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Tiered Temperature System for Producing and Storing Conidia of Peronosclerospora sorghi. Jeweus Craig, Research Plant Pathologist, Agricultural Research Service, U.S. Department of Agriculture, Department of Plant Pathology and Microbiology, Texas A&M University, College Station, TX 77843. Plant Dis. 71:356-358. Accepted for publication 22 October 1986. This article is in the public domain and not copyrightable. It may be freely reprinted with customary crediting of the source. The American Phytopathological Society, 1987. DOI: 10.1094/PD-71-0356.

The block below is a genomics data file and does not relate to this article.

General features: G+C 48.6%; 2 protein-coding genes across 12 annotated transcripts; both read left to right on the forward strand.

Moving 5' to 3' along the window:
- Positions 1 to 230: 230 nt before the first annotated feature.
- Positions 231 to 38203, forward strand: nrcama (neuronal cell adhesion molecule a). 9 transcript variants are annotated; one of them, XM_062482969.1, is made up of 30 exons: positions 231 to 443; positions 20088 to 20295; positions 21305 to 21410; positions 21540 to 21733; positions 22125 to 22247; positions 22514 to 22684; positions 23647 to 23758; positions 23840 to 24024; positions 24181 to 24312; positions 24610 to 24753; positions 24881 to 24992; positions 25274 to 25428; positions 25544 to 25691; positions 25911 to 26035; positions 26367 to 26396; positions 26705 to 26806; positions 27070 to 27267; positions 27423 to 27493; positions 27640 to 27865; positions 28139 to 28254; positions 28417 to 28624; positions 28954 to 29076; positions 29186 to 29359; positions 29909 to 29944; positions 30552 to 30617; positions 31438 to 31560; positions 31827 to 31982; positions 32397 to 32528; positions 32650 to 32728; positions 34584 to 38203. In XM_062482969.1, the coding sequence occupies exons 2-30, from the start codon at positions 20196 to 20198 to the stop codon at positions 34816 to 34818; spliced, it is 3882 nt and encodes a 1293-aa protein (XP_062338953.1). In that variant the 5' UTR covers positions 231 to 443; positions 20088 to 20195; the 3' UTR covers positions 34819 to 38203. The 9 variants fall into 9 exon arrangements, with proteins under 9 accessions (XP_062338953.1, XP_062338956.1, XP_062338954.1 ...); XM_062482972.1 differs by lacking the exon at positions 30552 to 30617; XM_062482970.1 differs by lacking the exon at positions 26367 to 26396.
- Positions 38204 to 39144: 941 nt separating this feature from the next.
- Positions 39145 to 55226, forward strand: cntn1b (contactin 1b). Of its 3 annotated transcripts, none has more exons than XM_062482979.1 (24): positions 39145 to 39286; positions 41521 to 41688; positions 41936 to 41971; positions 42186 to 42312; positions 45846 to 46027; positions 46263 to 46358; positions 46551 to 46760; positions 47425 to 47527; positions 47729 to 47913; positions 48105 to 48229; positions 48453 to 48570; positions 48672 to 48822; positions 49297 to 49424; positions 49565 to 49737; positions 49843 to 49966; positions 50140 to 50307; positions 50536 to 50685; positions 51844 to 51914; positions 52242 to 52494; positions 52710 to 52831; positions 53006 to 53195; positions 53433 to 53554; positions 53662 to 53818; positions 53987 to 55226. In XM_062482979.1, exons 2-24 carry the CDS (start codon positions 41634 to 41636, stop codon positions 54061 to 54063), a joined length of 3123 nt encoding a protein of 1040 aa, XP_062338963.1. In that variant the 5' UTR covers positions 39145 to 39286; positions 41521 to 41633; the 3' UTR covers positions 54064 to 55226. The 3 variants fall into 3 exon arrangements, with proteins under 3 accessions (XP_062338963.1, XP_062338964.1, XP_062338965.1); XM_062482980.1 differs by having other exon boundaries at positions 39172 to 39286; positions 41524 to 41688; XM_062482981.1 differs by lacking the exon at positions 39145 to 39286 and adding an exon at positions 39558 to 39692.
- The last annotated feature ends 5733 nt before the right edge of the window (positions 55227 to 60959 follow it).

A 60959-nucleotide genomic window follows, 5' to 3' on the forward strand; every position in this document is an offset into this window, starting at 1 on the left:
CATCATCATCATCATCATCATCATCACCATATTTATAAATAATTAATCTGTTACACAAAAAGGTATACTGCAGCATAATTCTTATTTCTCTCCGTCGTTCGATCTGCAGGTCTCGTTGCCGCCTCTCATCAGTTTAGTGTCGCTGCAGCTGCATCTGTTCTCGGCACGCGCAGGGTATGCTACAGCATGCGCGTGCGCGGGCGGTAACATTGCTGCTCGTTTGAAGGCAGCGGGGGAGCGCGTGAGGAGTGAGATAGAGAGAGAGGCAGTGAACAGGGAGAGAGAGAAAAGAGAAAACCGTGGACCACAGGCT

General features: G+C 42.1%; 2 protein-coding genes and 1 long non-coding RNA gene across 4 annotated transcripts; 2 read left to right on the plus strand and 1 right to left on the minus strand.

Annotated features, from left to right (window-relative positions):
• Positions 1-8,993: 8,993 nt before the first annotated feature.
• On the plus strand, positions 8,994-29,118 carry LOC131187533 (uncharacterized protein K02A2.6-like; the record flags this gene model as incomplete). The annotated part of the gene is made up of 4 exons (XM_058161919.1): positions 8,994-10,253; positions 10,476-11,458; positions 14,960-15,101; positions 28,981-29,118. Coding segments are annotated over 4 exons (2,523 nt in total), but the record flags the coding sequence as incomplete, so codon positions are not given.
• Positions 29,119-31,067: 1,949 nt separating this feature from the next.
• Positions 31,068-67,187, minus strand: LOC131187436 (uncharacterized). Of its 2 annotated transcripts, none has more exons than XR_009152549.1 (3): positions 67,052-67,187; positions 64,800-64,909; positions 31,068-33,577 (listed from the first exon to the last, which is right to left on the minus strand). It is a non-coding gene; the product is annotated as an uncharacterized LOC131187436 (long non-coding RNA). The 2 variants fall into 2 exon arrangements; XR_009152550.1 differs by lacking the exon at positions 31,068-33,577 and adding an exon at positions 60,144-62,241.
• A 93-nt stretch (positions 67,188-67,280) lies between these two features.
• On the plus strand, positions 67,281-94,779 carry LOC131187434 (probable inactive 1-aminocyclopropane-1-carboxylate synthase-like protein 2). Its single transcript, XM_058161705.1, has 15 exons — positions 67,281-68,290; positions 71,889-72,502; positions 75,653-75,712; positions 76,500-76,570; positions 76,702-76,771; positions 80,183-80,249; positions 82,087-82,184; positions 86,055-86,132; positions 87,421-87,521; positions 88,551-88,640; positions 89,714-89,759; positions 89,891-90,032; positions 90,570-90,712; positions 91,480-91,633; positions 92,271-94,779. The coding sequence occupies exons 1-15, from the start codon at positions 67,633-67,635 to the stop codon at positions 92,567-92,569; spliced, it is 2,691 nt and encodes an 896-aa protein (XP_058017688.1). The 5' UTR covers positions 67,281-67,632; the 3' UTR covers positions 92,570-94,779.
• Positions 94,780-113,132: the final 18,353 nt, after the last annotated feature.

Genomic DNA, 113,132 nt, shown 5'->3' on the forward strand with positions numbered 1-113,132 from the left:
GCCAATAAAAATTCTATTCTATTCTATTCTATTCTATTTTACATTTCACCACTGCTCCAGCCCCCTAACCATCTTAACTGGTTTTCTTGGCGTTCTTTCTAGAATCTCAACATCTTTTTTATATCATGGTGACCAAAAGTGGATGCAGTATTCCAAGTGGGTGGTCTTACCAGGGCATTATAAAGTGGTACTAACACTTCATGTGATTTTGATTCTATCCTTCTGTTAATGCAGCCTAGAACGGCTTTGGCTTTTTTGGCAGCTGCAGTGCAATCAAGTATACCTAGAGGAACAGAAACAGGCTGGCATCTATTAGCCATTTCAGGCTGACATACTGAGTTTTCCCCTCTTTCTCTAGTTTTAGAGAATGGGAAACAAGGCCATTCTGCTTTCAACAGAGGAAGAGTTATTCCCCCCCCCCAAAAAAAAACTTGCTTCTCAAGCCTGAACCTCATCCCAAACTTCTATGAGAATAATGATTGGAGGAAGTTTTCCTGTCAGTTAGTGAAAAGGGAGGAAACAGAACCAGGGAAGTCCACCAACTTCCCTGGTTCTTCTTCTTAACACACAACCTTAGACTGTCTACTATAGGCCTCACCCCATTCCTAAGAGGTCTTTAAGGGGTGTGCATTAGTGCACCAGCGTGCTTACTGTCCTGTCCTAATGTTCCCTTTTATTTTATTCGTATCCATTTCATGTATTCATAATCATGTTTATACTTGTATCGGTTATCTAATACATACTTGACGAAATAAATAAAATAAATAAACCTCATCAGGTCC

A system was devised for producing and preserving conidia of Peronosclerospora sorghi for use as inoculum. The procedure used natural forces to transfer mature conidia produced on diseased sorghum leaves to water agar chilled to temperatures that inhibited conidial germination. Conidia produced by production-storage intervals (time interval between incubation of diseased leaves and collection of conidia from agar surface) of 16 and 24 hr and agar temperatures of 3 and 5 C germinated after collection at frequencies ranging from 81 to 92% with no significant differences between storage intervals or temperatures. Germination of conidia produced by a 32-hr production-storage interval was less, ranging from 41 to 57%. Conidial inoculum produced by a 24-hr production-storage interval induced a 99% incidence of downy mildew in susceptible corn seedlings. The system permits greater flexibility in the timing of inoculum production and inoculation than older methods.